The Novatel Wireless MiFi Liberate, which also goes by the name AT&T Mobile Hotspot MiFi Liberate, is a mobile cellular router that will not just free you (and up to 10 Wi-Fi devices of yours) from having to be indoors to be connected, but also from having to use a computer to manage it. This is because it's the first mobile hot spot I've seen that comes with a large touch screen, making accessing and managing its settings and features superconvenient.
But the touch-screen novelty isn't the best thing about the new mobile router. Its 4G LTE speed and Wi-Fi performance were very fast in my testing and the little device comes with all the features collectively found in other hot spots, such as tethering, GPS, and a microSD card for network storage features.
The few minor complaints I have about the device are that it's rather bulky, it doesn't work with standard batteries, and AT&T has no unlimited data plans for it.
If you live or travel within AT&T's cellular coverage, especially its 4G LTE coverage, and can afford one of the six limited data plans AT&T offers with it, the Novatel MiFi Liberate would arguably be the best choice for those with multiple portable Wi-Fi devices.
With a flat panel extending from a cylindrical head that houses the battery, the MiFi Liberate resembles the Apple Magic Trackpad or a digital travel alarm clock more than a mobile hot spot. Measuring 4.05 inches by 2.88 inches by 0.34 inch and weighing 4.3 ounces, it's also one of the larger mobile hot spots I've seen. While more compact than the Jetpack 890L from Verizon, the new mobile router is not thin or tiny enough for you to easily keep it in your pocket or wallet.
This is not a big deal, though; the device is attractive enough, especially with its colorful screen, for you to show off in the open.
The MiFi Liberate comes with a proprietary rechargeable 2,900mAh battery that resembles a AA battery but is larger and longer. While most, if not all, mobile routers I've seen come with a proprietary battery, their batteries don't share this shape. The fact that the Liberate's battery bay looks like it can host standard batteries makes me feel like it's a missed opportunity that you can't use off-the-shelf batteries with it.
The mobile router's power button is nestled to the left of the battery bay, and on the opposite side of the bay is a Micro-USB charging port for charging. While connected to a computer, the Liberate can both charge and work as a tethered cellular modem, which is a great way to hook a non-Wi-Fi computer to the Internet. Tethering is an option that can be turned on or off; when it's on, the MiFi Liberate still works as a router at the same time.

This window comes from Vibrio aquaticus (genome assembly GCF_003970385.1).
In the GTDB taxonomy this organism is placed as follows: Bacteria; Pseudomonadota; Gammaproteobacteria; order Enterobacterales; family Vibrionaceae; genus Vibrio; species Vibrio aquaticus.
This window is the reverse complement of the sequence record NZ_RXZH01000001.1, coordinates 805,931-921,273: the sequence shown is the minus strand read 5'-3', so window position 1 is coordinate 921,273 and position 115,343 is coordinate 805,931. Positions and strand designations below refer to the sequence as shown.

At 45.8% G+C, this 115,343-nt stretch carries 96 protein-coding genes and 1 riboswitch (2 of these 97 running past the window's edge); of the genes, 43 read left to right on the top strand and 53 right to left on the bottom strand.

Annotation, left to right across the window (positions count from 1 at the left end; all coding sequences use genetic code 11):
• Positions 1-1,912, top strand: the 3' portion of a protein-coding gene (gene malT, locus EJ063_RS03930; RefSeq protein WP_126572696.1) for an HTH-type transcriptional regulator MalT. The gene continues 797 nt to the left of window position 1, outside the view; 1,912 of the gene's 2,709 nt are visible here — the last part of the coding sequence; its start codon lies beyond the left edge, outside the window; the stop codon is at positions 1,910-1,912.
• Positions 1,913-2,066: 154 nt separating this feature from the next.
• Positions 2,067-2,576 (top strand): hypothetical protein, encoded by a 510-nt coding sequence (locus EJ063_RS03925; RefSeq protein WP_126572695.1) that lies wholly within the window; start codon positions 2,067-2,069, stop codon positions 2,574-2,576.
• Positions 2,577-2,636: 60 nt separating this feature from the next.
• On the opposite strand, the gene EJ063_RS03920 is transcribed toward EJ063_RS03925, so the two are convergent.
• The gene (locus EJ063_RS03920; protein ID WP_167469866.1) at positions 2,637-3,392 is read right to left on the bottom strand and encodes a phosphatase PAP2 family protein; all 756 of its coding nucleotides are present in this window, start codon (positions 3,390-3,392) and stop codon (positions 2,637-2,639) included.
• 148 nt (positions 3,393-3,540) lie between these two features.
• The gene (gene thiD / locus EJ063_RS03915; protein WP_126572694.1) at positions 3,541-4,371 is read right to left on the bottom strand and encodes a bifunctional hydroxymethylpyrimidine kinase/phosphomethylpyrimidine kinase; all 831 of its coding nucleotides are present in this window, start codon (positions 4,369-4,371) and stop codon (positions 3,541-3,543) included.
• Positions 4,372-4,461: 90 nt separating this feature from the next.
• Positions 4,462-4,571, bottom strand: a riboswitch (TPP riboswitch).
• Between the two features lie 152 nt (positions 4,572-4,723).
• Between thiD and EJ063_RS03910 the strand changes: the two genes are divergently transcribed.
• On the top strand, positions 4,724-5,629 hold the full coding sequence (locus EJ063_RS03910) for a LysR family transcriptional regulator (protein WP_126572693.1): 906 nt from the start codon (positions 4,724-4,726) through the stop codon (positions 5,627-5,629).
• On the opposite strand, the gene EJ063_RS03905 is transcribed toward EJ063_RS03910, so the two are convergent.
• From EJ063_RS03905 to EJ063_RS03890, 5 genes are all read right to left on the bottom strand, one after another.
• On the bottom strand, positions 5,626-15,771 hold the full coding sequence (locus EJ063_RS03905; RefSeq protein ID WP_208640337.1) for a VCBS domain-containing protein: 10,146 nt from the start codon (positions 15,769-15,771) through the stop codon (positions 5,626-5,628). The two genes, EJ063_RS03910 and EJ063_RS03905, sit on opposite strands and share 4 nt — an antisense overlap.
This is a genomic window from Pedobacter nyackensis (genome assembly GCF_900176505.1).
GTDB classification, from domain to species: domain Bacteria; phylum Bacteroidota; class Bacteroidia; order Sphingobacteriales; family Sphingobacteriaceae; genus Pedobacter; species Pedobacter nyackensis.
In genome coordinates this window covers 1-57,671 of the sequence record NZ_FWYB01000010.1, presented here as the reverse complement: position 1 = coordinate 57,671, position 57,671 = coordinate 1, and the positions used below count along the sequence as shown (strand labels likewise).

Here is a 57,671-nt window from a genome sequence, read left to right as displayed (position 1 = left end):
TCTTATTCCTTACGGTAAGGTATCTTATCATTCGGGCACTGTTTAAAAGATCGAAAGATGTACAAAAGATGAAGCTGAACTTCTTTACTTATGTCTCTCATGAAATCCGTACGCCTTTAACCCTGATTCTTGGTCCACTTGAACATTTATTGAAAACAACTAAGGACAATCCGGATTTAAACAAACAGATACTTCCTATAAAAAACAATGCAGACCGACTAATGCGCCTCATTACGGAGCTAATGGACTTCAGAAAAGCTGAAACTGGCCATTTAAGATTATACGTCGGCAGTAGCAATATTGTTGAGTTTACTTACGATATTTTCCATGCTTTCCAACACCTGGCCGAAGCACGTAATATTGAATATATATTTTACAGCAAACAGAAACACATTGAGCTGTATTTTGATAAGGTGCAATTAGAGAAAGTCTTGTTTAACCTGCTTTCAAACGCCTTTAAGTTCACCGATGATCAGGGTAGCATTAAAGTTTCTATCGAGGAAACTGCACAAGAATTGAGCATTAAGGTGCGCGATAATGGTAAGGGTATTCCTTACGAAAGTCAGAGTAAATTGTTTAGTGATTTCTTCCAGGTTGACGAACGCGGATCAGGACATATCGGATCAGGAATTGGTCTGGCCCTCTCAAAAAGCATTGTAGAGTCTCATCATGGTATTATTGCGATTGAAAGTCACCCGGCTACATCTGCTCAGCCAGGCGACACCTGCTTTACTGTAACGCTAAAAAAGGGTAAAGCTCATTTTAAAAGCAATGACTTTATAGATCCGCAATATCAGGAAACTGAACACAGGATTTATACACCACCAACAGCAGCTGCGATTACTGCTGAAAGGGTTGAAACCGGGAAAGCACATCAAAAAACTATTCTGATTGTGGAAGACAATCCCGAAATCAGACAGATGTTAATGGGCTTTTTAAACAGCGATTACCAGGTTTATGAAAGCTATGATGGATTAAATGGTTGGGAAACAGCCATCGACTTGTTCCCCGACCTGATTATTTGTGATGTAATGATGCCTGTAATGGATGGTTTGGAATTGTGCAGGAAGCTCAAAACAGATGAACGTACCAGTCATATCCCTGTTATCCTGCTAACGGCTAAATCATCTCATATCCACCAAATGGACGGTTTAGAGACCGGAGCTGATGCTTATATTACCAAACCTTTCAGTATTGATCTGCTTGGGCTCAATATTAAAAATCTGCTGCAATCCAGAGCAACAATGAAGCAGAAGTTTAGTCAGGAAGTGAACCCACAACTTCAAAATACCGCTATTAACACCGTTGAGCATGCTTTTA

On the bottom of the device, once the battery has been removed, you'll find a SIM slot that hosts a regular-size SIM card. While the Liberate is available in the U.S. from AT&T, it's likely that you can switch the provider by swapping out the SIM card.
Also on the bottom but toward the front, the Liberate has a microSD slot that comes with a 2GB microSD card. You can use this card to store data to share or stream to connected Wi-Fi clients; this is a handy feature for business users who are traveling in a group and need to share a small amount of data, such as photos or presentation slides.
Setting up the MiFi Liberate is a cinch. You just need to turn it on and connect the Wi-Fi device to its default network with the default password (by default, this information is shown on the screen), and you're all set.
When it comes to features, the MiFi Liberate covers all the bases. The most obvious and noteworthy is the device's touch screen, which works somewhat like a smartphone's. To turn the screen on (it turns off by itself after being idle for a few minutes), you just need to press the router's power button once. After that, you'll need to slide across to unlock, similar to an iPhone screen, and then you'll be greeted with a row of labeled icons, such as Connection Details, Data Usage, and Settings, which look like the app icons on the iPhone screen.
Each of these icons, when tapped, will open up the detail page of the function the icon represents. For example, if you tap the Data Usage icon, you'll be able to view the summary of your data plan and how much of the plan you have used up for the current month. Similarly, the Settings icon will allow you to view and change certain router settings, such as Airplane mode, screen brightness, and so on.